These infrequent attenders are drawn to mainstream and inexpensive offers like museums, heritage, music and carnivals, and enjoy home-based craft activities.

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Explore the artistic interests and preferences of Up Our Street:


Infrequent and risk averse attenders, but open to engage more with popular or mainstream arts and cultural events, given the right price and reassurances.

  • While neither frequent nor adventurous attenders, people in this group can be encouraged to engage with a range of mainstream cultural experiences, so long as they consider them to be 'low risk'.
  • They have a preference for popular artforms, and lean towards easily accessible, experiential events that may be free or low cost.
  • Classical and contemporary events, with which many are not familiar, are much less likely to be taken up, unless the risk can be highly mitigated, perhaps by pricing strategies like “pay what you want” or “money back” guarantees, or are part of taster events at free outdoor festivals.
  • They are less likely to be looking for content to interest younger children – adult enjoyment is a key criterion – unless they are grandparents looking to find activities they can share with their grandchildren.


They are most drawn to popular and well-known arts and entertainment, especially live music, museums, and heritage sites.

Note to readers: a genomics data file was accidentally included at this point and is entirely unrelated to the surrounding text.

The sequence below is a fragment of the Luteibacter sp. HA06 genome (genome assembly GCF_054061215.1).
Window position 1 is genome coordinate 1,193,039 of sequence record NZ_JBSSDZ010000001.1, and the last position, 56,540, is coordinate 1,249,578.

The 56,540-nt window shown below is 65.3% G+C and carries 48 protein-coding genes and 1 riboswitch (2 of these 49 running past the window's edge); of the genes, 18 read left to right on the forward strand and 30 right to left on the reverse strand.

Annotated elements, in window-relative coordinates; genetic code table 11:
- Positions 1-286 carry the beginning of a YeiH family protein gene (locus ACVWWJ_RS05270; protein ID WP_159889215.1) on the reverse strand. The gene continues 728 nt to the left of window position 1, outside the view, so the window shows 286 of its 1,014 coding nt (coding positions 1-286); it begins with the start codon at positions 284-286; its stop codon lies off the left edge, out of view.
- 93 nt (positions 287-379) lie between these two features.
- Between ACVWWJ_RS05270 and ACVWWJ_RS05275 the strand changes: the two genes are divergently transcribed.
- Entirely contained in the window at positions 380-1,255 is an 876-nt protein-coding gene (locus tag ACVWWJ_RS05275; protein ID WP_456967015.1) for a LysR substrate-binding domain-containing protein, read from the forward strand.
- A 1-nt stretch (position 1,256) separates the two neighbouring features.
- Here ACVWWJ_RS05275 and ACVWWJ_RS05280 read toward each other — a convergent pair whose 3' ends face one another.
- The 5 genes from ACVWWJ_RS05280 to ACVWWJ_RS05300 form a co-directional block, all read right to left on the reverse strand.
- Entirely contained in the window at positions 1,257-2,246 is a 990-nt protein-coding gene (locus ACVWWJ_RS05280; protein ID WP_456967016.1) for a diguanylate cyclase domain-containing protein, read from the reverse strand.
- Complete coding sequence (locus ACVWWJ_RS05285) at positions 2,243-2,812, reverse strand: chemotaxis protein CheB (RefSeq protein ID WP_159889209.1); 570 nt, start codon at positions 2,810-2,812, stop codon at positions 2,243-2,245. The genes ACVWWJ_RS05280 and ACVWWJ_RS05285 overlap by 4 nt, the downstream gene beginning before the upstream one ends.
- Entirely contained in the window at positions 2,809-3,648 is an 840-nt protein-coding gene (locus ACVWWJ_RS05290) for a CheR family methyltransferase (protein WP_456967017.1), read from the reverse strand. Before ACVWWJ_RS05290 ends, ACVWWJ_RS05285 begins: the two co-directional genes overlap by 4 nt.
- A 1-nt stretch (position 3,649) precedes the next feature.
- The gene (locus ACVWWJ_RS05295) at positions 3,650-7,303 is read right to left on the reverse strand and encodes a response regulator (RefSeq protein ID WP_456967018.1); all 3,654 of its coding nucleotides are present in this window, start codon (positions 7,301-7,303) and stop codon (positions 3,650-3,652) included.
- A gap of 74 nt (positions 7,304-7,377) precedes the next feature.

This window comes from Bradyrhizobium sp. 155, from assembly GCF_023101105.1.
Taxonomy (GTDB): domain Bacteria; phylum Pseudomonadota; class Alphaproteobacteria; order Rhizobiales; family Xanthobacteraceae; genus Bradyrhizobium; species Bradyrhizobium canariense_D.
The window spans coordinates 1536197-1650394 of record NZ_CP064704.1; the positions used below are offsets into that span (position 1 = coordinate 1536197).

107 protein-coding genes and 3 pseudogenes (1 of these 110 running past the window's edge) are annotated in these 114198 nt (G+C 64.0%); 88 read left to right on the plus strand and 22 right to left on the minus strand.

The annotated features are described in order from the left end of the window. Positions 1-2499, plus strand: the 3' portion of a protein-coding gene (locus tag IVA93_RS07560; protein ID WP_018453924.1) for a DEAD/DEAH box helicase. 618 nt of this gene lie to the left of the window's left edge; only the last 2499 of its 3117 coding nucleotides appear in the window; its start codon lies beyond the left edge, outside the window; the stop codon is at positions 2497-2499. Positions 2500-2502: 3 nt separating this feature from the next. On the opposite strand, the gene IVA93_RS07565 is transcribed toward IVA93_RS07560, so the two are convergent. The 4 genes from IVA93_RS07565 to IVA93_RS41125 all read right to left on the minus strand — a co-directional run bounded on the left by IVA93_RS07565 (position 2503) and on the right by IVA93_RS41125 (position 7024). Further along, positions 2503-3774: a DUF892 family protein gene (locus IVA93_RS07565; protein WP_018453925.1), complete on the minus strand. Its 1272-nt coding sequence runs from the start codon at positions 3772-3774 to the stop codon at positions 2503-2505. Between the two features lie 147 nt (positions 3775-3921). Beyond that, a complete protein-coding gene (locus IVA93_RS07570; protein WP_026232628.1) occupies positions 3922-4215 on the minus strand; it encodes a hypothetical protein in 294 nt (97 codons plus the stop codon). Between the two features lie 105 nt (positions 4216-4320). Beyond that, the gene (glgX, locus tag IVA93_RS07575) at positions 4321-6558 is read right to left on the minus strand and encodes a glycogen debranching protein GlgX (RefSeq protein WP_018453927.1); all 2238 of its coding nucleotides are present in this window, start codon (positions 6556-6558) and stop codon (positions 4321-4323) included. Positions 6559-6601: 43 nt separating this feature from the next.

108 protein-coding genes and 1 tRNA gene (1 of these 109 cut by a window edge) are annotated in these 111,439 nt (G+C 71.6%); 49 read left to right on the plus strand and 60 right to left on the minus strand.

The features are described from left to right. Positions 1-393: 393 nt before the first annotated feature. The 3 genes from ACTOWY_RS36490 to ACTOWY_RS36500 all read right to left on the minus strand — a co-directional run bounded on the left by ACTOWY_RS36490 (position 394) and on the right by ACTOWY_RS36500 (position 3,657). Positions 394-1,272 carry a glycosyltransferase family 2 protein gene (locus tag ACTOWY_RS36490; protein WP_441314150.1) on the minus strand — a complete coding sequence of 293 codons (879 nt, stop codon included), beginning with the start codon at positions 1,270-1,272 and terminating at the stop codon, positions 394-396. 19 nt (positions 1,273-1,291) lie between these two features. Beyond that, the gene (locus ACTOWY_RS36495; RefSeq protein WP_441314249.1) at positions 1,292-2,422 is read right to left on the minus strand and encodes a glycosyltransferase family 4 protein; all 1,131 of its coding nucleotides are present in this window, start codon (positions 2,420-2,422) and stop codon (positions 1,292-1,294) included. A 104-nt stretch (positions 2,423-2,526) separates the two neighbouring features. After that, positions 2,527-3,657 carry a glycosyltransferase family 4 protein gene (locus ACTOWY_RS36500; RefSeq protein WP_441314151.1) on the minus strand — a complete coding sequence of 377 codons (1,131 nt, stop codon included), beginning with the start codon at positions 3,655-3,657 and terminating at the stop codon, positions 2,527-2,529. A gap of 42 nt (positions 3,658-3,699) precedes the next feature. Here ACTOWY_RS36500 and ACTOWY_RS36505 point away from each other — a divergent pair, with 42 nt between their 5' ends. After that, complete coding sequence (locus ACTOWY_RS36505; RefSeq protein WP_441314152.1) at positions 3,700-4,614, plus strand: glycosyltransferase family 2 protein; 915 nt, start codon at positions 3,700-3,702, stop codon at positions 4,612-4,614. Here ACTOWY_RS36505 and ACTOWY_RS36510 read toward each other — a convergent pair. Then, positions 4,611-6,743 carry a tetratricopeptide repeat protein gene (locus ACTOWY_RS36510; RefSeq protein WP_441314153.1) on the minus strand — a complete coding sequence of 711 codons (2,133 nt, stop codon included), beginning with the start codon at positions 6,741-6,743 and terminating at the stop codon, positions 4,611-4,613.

• A significant proportion also go to musicals, pantomimes, craft exhibitions and carnivals - easily accessible outdoor festivals tend to appeal, especially music and specifically rock and pop.
  • Museums or galleries and heritage sites - to which this segment is predisposed - may be able to harness people's interest in history, their local communities, and wildlife, to package opportunities that chime with cost conscious households.
  • These venues can provide ideal days out to share with grandchildren; if there are opportunities to get close to nature nearby then so much the better.
  • That said, there is a relatively low number of National Trust and English Heritage members in this group, possibly due to the cost of membership and the distances required to travel to get to heritage sites.


Popular participatory activities tend to be those that can be enjoyed in and around the home and make use of their practical skills.

  • Participatory activities, such as embroidery, knitting, crochet, wood turning, carving and furniture making, or those that provide a chance to use and develop craft and handiwork skills, are generally well received by this group.
  • These might also form opportunities to socialise and share that all important drink with friends and similar like-minded people.
  • This interest in craft extends to purchasing others' original/handmade crafts.
  • The propensity towards poetry writing is higher than amongst many other segments, and could be an important activity for organisations planning activities with some in this group, though in overall terms this applies to a relatively small proportion of people sharing such interest.
  • The numbers of people taking part in activities linked to classical or contemporary performing arts, such as playing musical instruments, singing, rehearsing or performing in plays, ballet or other dance performances is noticeably lower than levels seen nationally.

Other LOW engaged spectrum groups